Updated: Sep 12, 2020
Most of us growing up weren’t explicitly taught how to manage our emotions. In school, we learned the functional skills, but the social-emotional skills had to be learned through our own experience.
A lot of the lessons were laid out for us by teachers, and all we had to do was follow instructions, memorize things, and regurgitate it out to prove aptitude. But rarely were we taught to think for ourselves, to think creatively, to be expressive in our own ideas and opinions.
Unfortunately, when these crucial life skills are left for the individuals to learn on their own, there’s potential for more harm to be done. It’s like going to the gym to bench 250 lbs without a spotter; dangerous.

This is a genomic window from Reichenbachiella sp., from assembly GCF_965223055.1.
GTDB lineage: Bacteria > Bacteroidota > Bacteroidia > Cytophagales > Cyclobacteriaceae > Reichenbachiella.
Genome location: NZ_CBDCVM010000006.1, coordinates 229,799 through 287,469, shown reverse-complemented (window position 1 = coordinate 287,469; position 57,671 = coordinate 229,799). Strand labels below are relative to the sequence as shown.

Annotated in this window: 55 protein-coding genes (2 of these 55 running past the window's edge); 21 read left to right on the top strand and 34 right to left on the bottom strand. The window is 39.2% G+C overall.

That missing ingredient here is what many schools are now implementing, Social-Emotional Learning, the ability to manage conflict, practice empathy, regulate emotions, and express authenticity.
Without knowing how to regulate our emotions and to stretch our discomfort, we’re limited in our personal and professional growth, relationships, and fulfillment in our lives. And when humans feel contained, we’ll also feel stuck, hopeless, complacent, lonely, even bitter, which plays a large part in many of our social issues today.
What’s Wrong With Our Education System?
Of all the species living on this tiny rock in a seemingly never-ending universe, we are gifted (or cursed depending how you want to look at it) with consciousness of our emotions and behaviors. It gives us the unique ability to control our environment to a certain extent.